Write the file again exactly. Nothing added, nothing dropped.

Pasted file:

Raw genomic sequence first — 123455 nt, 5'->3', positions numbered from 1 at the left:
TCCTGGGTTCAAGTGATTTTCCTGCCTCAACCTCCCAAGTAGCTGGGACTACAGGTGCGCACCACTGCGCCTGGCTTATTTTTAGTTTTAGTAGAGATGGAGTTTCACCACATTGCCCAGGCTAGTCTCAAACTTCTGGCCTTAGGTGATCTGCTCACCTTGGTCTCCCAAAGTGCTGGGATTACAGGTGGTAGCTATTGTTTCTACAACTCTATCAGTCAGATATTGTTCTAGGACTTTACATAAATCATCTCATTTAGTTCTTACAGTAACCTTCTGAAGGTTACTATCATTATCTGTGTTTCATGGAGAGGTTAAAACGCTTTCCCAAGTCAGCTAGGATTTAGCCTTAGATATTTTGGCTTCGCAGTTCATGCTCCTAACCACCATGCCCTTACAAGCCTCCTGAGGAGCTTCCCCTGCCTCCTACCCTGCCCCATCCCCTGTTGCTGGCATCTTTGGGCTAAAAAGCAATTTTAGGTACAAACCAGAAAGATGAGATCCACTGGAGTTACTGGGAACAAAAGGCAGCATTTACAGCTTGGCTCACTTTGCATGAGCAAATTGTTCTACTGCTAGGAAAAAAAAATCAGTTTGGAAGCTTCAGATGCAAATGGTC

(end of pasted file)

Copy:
Raw genomic sequence first — 123455 nt, 5'->3', positions numbered from 1 at the left:
TCCTGGGTTCAAGTGATTTTCCTGCCTCAACCTCCCAAGTAGCTGGGACTACAGGTGCGCACCACTGCGCCTGGCTTATTTTTAGTTTTAGTAGAGATGGAGTTTCACCACATTGCCCAGGCTAGTCTCAAACTTCTGGCCTTAGGTGATCTGCTCACCTTGGTCTCCCAAAGTGCTGGGATTACAGGTGGTAGCTATTGTTTCTACAACTCTATCAGTCAGATATTGTTCTAGGACTTTACATAAATCATCTCATTTAGTTCTTACAGTAACCTTCTGAAGGTTACTATCATTATCTGTGTTTCATGGAGAGGTTAAAACGCTTTCCCAAGTCAGCTAGGATTTAGCCTTAGATATTTTGGCTTCGCAGTTCATGCTCCTAACCACCATGCCCTTACAAGCCTCCTGAGGAGCTTCCCCTGCCTCCTACCCTGCCCCATCCCCTGTTGCTGGCATCTTTGGGCTAAAAAGCAATTTTAGGTACAAACCAGAAAGATGAGATCCACTGGAGTTACTGGGAACAAAAGGCAGCATTTACAGCTTGGCTCACTTTGCATGAGCAAATTGTTCTACTGCTAGGAAAAAAAAATCAGTTTGGAAGCTTCAGATGCAAATGGTC